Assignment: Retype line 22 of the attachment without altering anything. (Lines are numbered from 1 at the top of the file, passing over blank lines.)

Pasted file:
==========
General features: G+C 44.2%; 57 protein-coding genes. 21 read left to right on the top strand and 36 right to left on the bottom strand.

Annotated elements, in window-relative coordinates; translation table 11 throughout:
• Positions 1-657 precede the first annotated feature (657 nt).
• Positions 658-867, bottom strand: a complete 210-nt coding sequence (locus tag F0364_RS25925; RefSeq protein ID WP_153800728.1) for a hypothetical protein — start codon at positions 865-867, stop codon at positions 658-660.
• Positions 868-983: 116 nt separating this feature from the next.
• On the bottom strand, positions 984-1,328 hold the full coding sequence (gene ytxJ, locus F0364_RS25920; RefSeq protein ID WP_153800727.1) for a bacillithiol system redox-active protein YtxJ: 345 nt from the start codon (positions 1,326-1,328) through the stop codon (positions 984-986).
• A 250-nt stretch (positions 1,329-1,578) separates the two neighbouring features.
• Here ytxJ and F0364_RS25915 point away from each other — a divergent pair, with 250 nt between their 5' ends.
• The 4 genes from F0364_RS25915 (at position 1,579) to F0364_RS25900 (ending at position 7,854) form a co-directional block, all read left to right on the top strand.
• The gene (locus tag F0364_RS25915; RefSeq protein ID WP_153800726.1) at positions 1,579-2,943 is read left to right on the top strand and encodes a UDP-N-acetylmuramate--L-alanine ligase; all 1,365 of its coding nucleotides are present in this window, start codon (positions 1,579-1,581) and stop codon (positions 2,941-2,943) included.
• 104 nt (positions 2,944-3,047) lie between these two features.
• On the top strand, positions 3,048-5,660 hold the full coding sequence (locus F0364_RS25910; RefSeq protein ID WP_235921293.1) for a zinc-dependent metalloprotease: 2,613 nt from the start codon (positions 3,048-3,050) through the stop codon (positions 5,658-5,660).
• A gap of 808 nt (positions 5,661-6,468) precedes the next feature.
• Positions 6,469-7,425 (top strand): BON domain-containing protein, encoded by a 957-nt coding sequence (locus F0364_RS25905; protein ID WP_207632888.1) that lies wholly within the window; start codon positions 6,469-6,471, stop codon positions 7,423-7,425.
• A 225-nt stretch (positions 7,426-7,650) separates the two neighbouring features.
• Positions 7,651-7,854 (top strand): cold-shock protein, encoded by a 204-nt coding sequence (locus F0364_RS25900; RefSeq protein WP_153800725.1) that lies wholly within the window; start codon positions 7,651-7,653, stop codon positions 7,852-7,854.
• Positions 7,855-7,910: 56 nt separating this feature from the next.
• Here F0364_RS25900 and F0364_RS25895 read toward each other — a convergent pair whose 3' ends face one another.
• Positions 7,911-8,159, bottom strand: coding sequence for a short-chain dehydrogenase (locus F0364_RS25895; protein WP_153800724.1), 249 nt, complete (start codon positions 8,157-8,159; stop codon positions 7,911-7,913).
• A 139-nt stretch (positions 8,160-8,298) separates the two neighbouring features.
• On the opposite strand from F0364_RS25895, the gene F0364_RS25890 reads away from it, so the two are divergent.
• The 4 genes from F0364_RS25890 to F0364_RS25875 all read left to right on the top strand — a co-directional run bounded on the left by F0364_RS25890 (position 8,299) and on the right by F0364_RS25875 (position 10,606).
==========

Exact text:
• The 4 genes from F0364_RS25890 to F0364_RS25875 all read left to right on the top strand — a co-directional run bounded on the left by F0364_RS25890 (position 8,299) and on the right by F0364_RS25875 (position 10,606).